On a side note, I hate this custom of giving people new names when they're dead (in exchange for another wad of cash), and not writing the real name or family relationships on the gravestone. Plays havoc with any attempts to research the family tree.

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yeah but white westerners only make up about 1% of ALL registered foreigners in japan!!!!

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My family know all my bank passwords and will clean me out after I die so the x cannot get anything. I will go with the 5000 cremation and have my ashes tossed where I surfed all the time. Might have to tell the family to sneak that one ...

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speaking of wills ,which aren't very common in japan, the law here is 50% to your spouse & the rest is split amongst the children. that is if you don't have a will. so, if you're not too fond of your better half, i'd suggest getting that will done asap.

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Eamon's world sounds like an interesting read

I think for the ladies married to Japanese men, it will be easier, as they can be intered (is that the right word?) in the family's grave (perhaps the same for men married to Japanese ladies??? I dont know the rules ?) for others I think maybe best to have a will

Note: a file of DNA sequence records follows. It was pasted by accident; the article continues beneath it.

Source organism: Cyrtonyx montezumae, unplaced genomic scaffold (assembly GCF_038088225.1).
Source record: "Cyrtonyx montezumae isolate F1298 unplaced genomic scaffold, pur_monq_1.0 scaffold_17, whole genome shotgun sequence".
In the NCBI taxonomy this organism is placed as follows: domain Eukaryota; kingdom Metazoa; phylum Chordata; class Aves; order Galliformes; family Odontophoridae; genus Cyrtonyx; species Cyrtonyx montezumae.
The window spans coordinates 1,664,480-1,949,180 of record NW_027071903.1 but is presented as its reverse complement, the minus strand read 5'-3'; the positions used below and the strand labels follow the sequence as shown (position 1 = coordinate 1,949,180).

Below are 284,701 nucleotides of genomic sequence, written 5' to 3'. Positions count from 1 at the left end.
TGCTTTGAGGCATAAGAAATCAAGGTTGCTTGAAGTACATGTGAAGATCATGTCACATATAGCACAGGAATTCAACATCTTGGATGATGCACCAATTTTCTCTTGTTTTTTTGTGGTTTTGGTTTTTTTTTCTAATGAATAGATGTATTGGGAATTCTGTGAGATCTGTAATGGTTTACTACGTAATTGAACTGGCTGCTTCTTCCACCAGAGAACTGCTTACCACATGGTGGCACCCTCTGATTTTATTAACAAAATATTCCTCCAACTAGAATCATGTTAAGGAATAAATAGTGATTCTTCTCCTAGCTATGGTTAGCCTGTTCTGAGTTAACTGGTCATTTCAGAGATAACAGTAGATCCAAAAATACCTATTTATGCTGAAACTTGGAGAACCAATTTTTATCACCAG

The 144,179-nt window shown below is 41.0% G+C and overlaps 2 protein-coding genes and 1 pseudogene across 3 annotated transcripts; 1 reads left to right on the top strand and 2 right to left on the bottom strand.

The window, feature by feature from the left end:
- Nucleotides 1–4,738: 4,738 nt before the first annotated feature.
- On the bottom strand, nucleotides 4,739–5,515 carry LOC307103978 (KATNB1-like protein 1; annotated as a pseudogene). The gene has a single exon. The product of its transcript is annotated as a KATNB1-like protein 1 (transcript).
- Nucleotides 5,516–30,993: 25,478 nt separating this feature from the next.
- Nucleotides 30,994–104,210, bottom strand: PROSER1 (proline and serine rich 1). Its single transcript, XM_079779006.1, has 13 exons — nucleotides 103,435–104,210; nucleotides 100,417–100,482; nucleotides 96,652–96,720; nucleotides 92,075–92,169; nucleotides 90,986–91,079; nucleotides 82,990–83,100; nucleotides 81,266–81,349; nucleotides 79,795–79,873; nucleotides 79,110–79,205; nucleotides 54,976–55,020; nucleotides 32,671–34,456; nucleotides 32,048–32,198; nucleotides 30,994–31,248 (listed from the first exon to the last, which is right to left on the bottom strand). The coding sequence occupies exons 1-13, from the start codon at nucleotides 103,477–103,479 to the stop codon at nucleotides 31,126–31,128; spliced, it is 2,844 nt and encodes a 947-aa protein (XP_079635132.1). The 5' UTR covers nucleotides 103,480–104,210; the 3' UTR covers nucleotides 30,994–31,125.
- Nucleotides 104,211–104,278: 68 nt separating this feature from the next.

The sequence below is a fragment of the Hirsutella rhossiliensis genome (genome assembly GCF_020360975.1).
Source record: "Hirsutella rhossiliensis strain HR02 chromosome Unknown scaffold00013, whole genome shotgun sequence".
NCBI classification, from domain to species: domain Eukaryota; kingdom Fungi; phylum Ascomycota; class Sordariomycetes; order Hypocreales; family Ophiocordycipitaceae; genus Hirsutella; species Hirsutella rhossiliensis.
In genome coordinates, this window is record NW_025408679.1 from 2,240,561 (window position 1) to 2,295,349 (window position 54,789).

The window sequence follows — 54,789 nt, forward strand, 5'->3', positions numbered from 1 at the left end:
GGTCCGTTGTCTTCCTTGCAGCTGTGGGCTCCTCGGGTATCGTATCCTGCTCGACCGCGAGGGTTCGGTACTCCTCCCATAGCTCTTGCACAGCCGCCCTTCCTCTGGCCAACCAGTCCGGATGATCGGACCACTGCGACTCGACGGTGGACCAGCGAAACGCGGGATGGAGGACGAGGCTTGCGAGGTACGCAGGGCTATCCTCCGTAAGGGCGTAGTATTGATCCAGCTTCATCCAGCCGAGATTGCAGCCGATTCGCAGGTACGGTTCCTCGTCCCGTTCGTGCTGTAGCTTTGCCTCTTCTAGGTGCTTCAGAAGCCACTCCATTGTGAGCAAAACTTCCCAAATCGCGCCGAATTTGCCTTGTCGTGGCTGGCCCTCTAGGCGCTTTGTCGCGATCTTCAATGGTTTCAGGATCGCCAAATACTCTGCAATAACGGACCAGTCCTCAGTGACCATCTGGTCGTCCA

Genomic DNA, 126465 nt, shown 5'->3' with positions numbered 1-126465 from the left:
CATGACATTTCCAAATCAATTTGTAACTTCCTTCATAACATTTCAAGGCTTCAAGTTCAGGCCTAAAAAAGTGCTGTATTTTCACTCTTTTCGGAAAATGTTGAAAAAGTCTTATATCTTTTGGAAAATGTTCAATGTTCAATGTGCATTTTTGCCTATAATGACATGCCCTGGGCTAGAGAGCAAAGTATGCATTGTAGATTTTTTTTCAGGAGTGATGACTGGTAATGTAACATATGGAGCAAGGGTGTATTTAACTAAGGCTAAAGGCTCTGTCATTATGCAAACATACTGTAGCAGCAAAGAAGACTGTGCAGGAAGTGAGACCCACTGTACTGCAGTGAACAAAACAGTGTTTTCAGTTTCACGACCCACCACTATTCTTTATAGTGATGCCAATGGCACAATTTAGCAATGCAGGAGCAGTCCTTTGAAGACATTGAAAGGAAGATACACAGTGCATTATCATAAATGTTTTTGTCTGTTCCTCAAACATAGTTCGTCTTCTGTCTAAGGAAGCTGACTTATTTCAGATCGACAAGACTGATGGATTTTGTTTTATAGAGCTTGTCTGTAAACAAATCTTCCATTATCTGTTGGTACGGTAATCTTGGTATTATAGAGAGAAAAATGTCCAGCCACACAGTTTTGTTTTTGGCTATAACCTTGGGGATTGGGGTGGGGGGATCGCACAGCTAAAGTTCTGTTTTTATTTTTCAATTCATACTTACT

if we return to my home country then we will have enough savings on side for a burial, as there is lots of land for that there,,,

still i hate to think of death,,,

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Concerning the '6,000' foreigners who die every year, am I correct to presume that most of these are 'Koreans' and 'Chinese' who've never lived in any other country than Japan?

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there are many ways to die in japan. worms or dust categorize but one type of death..

during my time in tokyo, the only actual death I experienced, apart from that of my father, was having a friend unceremoniously hit by a bus. It was more than enough.

It's true that life in japan, as it is as an expat in any number of countries, is somewhat blessed by a kind of 'peter pan' syndrome, where the end is rarely in sight, and hardly relevant. the longer I stayed there, the more I was reminded of the story of the girl that finds paradise at the bottom of the ocean, enjoying all of it's pleasures for the longest time before finally resurfacing and finding that her old life had passed her by.

I loved living in japan, but am happy that (after 10 years) I was able to/lived to move on..